Skip to main content
×
Home
    • Aa
    • Aa

A POSTERIORI RATEMAKING WITH PANEL DATA

  • Jean-Philippe Boucher (a1) and Rofick Inoussa (a2)
Abstract
Abstract

Ratemaking is one of the most important tasks of non-life actuaries. Usually, the ratemaking process is done in two steps. In the first step, a priori ratemaking, an a priori premium is computed based on the characteristics of the insureds. In the second step, called the a posteriori ratemaking, the past claims experience of each insured is considered to the a priori premium and set the final net premium. In practice, for automobile insurance, this correction is usually done with bonus-malus systems, or variations on them, which offer many advantages. In recent years, insurers have accumulated longitudinal information on their policyholders, and actuaries can now use many years of informations for a single insured. For this kind of data, called panel or longitudinal data, we propose an alternative to the two-step ratemaking approach and argue this old approach should no longer be used. As opposed to a posteriori models of cross-section data, the models proposed in this paper generate premiums based on empirical results rather than inductive probability. We propose a new way to deal with bonus-malus systems when panel data are available. Using car insurance data, a numerical illustration using at-fault and non-at-fault claims of a Canadian insurance company is included to support this discussion. Even if we apply the model for car insurance, as long as another line of business uses past claim experience to set the premiums, we maintain that a similar approach to the model proposed should be used.

Copyright
Corresponding author
E-Mail: boucher.jean-philippe@uqam.ca
Linked references
Hide All

This list contains references from the content that can be linked to their source. For a full set of references and notes please see the PDF or HTML where available.

J.-P. Boucher , M. Denuit and M. Guillén (2007) Risk classification for claim counts: A comparative analysis of various zero-inflated mixed Poisson and hurdle models. North American Actuarial Journal, 11 (4), 110131.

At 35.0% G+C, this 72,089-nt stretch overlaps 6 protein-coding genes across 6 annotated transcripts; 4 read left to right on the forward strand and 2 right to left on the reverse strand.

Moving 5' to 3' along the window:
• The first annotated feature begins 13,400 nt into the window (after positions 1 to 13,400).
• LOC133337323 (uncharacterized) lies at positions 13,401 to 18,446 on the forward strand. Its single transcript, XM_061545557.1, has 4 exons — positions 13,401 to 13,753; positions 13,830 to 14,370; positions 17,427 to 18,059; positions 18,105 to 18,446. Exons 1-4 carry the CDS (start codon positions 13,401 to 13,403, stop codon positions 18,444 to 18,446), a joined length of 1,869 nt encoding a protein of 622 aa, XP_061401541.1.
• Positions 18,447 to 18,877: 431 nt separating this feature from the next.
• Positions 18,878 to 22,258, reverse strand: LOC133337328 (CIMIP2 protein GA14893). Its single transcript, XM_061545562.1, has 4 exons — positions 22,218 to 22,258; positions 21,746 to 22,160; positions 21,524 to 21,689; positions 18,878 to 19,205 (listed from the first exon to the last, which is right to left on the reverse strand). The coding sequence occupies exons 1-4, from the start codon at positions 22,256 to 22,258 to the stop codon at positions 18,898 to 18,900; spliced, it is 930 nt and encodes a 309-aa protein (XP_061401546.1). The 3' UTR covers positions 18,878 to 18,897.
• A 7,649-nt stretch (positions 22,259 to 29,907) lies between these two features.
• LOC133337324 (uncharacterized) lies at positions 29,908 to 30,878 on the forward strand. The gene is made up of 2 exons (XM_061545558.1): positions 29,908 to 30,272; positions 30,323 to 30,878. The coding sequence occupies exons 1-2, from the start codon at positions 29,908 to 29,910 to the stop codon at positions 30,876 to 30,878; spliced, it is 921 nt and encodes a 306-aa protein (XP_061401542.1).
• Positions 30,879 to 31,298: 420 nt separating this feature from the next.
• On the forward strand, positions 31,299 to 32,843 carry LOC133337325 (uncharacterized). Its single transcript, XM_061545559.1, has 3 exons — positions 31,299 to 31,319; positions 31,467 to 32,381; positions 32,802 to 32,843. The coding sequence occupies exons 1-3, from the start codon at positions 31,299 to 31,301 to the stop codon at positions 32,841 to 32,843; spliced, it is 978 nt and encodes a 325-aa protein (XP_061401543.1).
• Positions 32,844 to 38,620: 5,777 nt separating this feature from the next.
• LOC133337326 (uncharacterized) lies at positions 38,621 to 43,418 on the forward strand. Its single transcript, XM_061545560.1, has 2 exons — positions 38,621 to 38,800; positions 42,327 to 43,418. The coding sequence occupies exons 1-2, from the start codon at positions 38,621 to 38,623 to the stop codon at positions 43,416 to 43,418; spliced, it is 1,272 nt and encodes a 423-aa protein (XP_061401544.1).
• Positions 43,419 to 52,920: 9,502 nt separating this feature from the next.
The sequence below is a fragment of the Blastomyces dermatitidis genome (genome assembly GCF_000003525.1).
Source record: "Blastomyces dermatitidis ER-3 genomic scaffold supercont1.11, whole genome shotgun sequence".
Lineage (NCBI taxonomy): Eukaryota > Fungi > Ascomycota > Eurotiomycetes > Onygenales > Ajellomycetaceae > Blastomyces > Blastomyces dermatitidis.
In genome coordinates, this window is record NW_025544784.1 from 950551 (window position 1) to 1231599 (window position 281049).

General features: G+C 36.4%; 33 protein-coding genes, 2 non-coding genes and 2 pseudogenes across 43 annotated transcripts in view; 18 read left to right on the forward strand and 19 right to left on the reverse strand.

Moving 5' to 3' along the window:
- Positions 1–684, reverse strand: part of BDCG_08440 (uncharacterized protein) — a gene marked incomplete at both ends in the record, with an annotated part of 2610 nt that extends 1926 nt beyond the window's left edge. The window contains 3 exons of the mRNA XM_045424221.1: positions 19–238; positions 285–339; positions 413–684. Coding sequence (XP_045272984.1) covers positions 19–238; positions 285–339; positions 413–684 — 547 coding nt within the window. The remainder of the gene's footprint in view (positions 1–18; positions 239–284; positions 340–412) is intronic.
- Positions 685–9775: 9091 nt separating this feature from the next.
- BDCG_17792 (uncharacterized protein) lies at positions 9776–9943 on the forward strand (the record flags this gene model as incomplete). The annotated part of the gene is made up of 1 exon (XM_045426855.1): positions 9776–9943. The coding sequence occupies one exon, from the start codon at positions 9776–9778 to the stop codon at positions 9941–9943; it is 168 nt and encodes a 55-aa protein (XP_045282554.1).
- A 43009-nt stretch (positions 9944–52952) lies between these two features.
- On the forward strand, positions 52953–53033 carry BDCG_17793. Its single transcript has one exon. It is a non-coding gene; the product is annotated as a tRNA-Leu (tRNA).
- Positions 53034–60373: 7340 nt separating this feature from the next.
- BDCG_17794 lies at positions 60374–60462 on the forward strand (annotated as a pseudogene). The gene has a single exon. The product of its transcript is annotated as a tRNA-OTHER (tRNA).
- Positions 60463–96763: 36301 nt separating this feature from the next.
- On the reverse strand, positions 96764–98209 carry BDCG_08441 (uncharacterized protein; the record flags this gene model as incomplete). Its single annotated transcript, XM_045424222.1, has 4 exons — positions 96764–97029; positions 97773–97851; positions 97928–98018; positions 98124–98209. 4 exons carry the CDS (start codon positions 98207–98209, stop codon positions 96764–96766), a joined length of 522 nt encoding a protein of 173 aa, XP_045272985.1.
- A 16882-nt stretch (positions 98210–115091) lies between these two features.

J.-P. Boucher , M. Denuit and M. Guillén (2009) Number of accidents or number of claims? An approach with zero-inflated poisson models for panel data. Journal of Risk and Insurance, 76 (4), 821846.

M. Denuit , X. Maréchal , S. Pitrebois and J.-F. Walhin (2007) Actuarial Modelling of Claim Counts: Risk Classification, Credibility and Bonus-Malus Scales. New York: Wiley.

E. Frees and E.A. Valdez (2008) Hierarchical insurance claims modeling. Journal of the American Statistical Association, 103 (484), 14571469.

A. Gelman and C.P. Robert (2013) “Not only defended but also applied”: The perceived absurdity of Bayesian inference. The American Statistician, 67 (1), 15.

A. Gelman and C.R. Shalizi (2013) Philosophy and the practice of Bayesian statistics. British Journal of Mathematical and Statistical Psychology, 66, 838.

V. Gilde and B. Sundt (1989) On bonus systems with credibility scales. Scandinavian Actuarial Journal, 1989 (1), 1322.

J. Lemaire (1995) Bonus-Malus Systems in Automobile Insurance. Boston: Kluwer Academic Publisher.

P. McCullagh and J.A. Nelder (1989) Generalized Linear Models, 2nd ed.London: Chapman and Hall.

R. Norberg (1976) A credibility theory for automobile bonus system. Scandinavian Actuarial Journal, 1976, 92107.

V. Young and E.F. DeVylder (2000) Credibility in favor of unlucky insureds. North American Actuarial Journal, 4 (1), 107113.

Recommend this journal

Email your librarian or administrator to recommend adding this journal to your organisation's collection.

ASTIN Bulletin: The Journal of the IAA
  • ISSN: 0515-0361
  • EISSN: 1783-1350
  • URL: /core/journals/astin-bulletin-journal-of-the-iaa
Please enter your name
Please enter a valid email address
Who would you like to send this to? *
×

Keywords:

Metrics

Full text views

Total number of HTML views: 0
Total number of PDF views: 46 *
Loading metrics...

Abstract views

Total abstract views: 237 *
Loading metrics...

* Views captured on Cambridge Core between September 2016 - 28th June 2017. This data will be updated every 24 hours.